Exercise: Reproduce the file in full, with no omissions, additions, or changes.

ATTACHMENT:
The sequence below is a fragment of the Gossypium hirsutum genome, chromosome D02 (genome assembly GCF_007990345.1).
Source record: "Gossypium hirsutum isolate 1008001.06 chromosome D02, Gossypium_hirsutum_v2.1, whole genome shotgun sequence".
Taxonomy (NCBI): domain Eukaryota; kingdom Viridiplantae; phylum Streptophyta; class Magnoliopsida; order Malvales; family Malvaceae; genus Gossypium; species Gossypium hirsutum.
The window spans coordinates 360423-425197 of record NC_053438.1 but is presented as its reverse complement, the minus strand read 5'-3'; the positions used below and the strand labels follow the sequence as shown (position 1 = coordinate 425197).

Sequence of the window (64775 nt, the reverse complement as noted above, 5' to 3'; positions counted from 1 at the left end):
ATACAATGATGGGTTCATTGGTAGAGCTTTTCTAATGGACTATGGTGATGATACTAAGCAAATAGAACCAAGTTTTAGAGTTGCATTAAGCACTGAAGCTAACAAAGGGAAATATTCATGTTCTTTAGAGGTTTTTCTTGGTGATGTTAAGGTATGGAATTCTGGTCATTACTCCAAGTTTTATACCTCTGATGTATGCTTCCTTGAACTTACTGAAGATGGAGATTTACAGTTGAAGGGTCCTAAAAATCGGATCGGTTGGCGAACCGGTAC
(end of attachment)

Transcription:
The sequence below is a fragment of the Gossypium hirsutum genome, chromosome D02 (genome assembly GCF_007990345.1).
Source record: "Gossypium hirsutum isolate 1008001.06 chromosome D02, Gossypium_hirsutum_v2.1, whole genome shotgun sequence".
Taxonomy (NCBI): domain Eukaryota; kingdom Viridiplantae; phylum Streptophyta; class Magnoliopsida; order Malvales; family Malvaceae; genus Gossypium; species Gossypium hirsutum.
The window spans coordinates 360423-425197 of record NC_053438.1 but is presented as its reverse complement, the minus strand read 5'-3'; the positions used below and the strand labels follow the sequence as shown (position 1 = coordinate 425197).

Sequence of the window (64775 nt, the reverse complement as noted above, 5' to 3'; positions counted from 1 at the left end):
ATACAATGATGGGTTCATTGGTAGAGCTTTTCTAATGGACTATGGTGATGATACTAAGCAAATAGAACCAAGTTTTAGAGTTGCATTAAGCACTGAAGCTAACAAAGGGAAATATTCATGTTCTTTAGAGGTTTTTCTTGGTGATGTTAAGGTATGGAATTCTGGTCATTACTCCAAGTTTTATACCTCTGATGTATGCTTCCTTGAACTTACTGAAGATGGAGATTTACAGTTGAAGGGTCCTAAAAATCGGATCGGTTGGCGAACCGGTAC